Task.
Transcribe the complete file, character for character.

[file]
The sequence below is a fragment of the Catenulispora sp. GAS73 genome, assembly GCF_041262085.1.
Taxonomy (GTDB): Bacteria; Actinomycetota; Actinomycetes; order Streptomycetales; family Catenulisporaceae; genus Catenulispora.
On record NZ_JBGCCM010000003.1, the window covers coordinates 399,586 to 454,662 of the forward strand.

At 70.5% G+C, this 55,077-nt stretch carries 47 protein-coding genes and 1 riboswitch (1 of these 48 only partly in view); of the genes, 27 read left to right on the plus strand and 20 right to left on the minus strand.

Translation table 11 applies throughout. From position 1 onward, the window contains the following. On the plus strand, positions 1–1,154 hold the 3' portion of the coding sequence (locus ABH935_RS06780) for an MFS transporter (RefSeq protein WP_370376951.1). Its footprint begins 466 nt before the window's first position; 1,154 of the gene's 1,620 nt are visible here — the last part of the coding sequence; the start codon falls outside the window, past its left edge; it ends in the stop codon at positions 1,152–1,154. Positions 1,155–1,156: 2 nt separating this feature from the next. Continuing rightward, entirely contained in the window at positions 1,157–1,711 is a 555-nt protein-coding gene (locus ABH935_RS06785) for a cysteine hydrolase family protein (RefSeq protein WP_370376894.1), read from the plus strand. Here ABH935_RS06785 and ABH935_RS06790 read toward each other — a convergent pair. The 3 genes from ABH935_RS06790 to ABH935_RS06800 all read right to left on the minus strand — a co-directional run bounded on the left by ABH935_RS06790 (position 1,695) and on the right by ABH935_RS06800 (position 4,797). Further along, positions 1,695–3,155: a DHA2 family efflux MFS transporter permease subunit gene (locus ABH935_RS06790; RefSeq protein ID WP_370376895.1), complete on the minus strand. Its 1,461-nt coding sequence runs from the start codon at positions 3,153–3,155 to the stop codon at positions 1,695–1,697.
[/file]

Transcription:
The sequence below is a fragment of the Catenulispora sp. GAS73 genome, assembly GCF_041262085.1.
Taxonomy (GTDB): Bacteria; Actinomycetota; Actinomycetes; order Streptomycetales; family Catenulisporaceae; genus Catenulispora.
On record NZ_JBGCCM010000003.1, the window covers coordinates 399,586 to 454,662 of the forward strand.

At 70.5% G+C, this 55,077-nt stretch carries 47 protein-coding genes and 1 riboswitch (1 of these 48 only partly in view); of the genes, 27 read left to right on the plus strand and 20 right to left on the minus strand.

Translation table 11 applies throughout. From position 1 onward, the window contains the following. On the plus strand, positions 1–1,154 hold the 3' portion of the coding sequence (locus ABH935_RS06780) for an MFS transporter (RefSeq protein WP_370376951.1). Its footprint begins 466 nt before the window's first position; 1,154 of the gene's 1,620 nt are visible here — the last part of the coding sequence; the start codon falls outside the window, past its left edge; it ends in the stop codon at positions 1,152–1,154. Positions 1,155–1,156: 2 nt separating this feature from the next. Continuing rightward, entirely contained in the window at positions 1,157–1,711 is a 555-nt protein-coding gene (locus ABH935_RS06785) for a cysteine hydrolase family protein (RefSeq protein WP_370376894.1), read from the plus strand. Here ABH935_RS06785 and ABH935_RS06790 read toward each other — a convergent pair. The 3 genes from ABH935_RS06790 to ABH935_RS06800 all read right to left on the minus strand — a co-directional run bounded on the left by ABH935_RS06790 (position 1,695) and on the right by ABH935_RS06800 (position 4,797). Further along, positions 1,695–3,155: a DHA2 family efflux MFS transporter permease subunit gene (locus ABH935_RS06790; RefSeq protein ID WP_370376895.1), complete on the minus strand. Its 1,461-nt coding sequence runs from the start codon at positions 3,153–3,155 to the stop codon at positions 1,695–1,697.